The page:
Mojolicious comes with safe, easy-to-use session cookies out of the box.
You just write…
$self->session(key => "some value");
…and $self->session('key') will retrieve the value in subsequent
requests by the same client.
Session data are stored in a hash, which may contain anything subject to
a maximum size of 4KB. The hash is serialised and signed with a message
authentication code to form a tamper-proof session cookie which expires
after an hour by default. When the cookie is presented by a client, the
server can verify the signature without any stored state. Cookies that
fail signature verification are discarded before they ever reach the
Cookies for authentication
These properties make it simple to implement login/logout functionality.
If the user provides the correct password, their user id is stored in a
session cookie, and subsequent requests can use the value, knowing that
it cannot have been forged or modified without knowing the server's
private signing key (set at startup using $app->secret).
Two things must be kept in mind when using session cookies this way.
First, although the cookies are cryptographically signed, they are not
encrypted. The session data can be read by anyone who can see the
cookie. Second, the signature provides integrity protection, but cannot
protect against replay attacks. Anyone who can see another user's cookie
can reuse that cookie to impersonate the user.
from login until logout for authenticated sessions. Anything else (such
as an HTTPS-only login page, to name one popular "security" measure) is
necessarily insecure, as Firesheep demonstrated so graphically (not that
the problem was unknown earlier).
Mojolicious depends on a recent version of the IO::Socket::SSL module to
implement HTTPS (older versions are broken). Unfortunately, this module
is not shipped with core Perl, and so HTTPS doesn't work out of the box
with Mojolicious. Making it work is as simple as installing the module,
but nothing in the Mojolicious core would prevent you from leaking your
authentication cookies over an insecure transport layer. The latest Mojo
includes a small patch I submitted to make it possible to turn on the
"secure" flag on all session cookies, so that browsers will not submit
them over HTTP. The rest of the
configuration is up to you.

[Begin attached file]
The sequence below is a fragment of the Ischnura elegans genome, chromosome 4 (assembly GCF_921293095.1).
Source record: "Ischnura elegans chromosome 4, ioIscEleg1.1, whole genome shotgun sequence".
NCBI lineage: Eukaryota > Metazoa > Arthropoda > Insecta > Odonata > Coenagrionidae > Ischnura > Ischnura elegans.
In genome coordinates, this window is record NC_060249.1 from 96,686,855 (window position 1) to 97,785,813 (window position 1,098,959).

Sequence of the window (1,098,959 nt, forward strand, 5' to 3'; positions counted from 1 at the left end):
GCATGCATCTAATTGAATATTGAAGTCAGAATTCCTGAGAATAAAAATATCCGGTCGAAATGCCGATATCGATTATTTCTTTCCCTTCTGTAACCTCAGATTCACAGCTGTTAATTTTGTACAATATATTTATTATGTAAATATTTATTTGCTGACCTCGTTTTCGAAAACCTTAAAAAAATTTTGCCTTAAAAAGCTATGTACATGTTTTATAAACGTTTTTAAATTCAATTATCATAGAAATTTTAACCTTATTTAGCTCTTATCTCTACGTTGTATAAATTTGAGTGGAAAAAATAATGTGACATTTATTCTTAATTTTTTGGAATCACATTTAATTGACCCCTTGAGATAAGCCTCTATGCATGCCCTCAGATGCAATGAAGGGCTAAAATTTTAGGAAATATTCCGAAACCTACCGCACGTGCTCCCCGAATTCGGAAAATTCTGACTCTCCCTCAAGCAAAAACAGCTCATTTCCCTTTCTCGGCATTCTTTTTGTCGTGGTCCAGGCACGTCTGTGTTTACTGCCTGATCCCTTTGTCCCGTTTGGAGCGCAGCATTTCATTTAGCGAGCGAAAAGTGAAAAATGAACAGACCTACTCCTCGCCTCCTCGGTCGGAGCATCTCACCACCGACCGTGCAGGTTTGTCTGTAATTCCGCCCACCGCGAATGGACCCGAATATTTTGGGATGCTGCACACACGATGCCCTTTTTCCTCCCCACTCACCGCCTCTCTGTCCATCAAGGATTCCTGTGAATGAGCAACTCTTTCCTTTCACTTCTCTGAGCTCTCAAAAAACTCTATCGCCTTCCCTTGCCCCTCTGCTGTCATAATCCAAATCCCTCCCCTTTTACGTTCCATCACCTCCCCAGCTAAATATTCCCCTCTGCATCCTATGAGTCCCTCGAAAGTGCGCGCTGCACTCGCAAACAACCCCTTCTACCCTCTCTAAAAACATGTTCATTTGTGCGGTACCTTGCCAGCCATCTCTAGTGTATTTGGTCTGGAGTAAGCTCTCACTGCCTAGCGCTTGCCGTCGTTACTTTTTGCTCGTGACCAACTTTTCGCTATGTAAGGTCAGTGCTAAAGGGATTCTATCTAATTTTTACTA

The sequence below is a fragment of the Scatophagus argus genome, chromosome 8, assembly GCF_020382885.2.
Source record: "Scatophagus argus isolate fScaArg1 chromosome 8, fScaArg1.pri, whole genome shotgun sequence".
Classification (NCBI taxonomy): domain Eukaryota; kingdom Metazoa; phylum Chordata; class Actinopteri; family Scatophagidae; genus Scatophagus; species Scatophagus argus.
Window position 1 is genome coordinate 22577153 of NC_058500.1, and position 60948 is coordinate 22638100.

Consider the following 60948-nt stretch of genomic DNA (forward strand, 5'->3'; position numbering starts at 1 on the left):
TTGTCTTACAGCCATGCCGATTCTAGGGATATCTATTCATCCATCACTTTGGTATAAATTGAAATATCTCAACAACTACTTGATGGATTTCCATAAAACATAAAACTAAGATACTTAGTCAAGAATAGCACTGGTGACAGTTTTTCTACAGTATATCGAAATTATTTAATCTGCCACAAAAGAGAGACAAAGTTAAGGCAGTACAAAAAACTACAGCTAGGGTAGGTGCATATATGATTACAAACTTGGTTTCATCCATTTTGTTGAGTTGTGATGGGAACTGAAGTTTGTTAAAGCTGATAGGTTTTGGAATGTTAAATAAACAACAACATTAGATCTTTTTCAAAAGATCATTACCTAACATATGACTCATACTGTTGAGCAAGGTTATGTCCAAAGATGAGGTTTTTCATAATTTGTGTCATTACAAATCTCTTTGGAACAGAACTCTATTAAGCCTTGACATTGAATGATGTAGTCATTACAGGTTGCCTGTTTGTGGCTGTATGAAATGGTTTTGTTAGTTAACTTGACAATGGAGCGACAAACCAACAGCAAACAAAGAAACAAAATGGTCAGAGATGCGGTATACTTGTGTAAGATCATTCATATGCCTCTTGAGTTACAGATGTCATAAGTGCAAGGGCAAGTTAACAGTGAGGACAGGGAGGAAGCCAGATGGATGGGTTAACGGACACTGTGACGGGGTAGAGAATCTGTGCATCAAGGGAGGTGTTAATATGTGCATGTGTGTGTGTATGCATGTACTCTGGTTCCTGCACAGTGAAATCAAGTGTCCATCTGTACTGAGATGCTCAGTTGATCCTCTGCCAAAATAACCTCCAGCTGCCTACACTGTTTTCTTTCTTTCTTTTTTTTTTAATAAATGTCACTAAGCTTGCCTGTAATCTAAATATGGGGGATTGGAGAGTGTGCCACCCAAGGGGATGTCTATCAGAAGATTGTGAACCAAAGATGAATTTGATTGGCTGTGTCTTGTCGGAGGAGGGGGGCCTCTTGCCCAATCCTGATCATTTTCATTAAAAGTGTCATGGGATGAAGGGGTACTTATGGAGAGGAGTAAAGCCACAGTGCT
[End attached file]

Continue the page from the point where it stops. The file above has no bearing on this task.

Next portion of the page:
How it works
First a broad overview, then some implementation details.
If you set $self->session(user_id => 42), the next response sent
to the client will include a cookie named "mojolicious", whose value is
a serialised representation of the session data with HMAC-MD5 signature
appended, and a one-hour expiration time. When this cookie is presented
by the client on a subsequent request, its signature is checked early in
the request processing cycle. If the signature is valid, the session is
initialised by deserialising the cookie. The cookie's expiration time is
also advanced. The next response sent to the client will contain the new
cookie value (including any changes to the session data).
These responsibilities are divided between Mojolicious::Controller and
Mojolicious::Sessions. The former reads and writes cookies (signed and
unsigned), while the latter serialises and de-serialises session data.
Mojolicious (i.e., the application class) has a "sessions" attribute,
which is a Sessions object by default. Before dispatching requests,
Mojolicious::dispatch() calls sessions->load(), which calls
$c->signed_cookie('mojolicious') to retrieve the value of the request
cookie named mojolicious. If the cookie exists and has a valid
signature, signed_cookie returns its value, which is thawed using
Storable and stored in the stash, where $c->session() can read it.
At the other end of the request cycle, Controller::rendered()
calls $app->sessions->store(), which uses Storable to freeze the
session hash (if there is anything in it), and calls signed_cookie() to
set an updated Set-Cookie header on the response.
The big secret
The cookie signature consists of the HMAC-MD5 hash computed using the
value of the cookie (including its expiration time) and a secret key
known only to the server. If you are using session cookies, the first
thing to do is change the secret (which defaults to the application's
name). It would be best to set it to a
(suitably strong) random string
at startup, with the caveat that restarting the server would invalidate
existing session keys.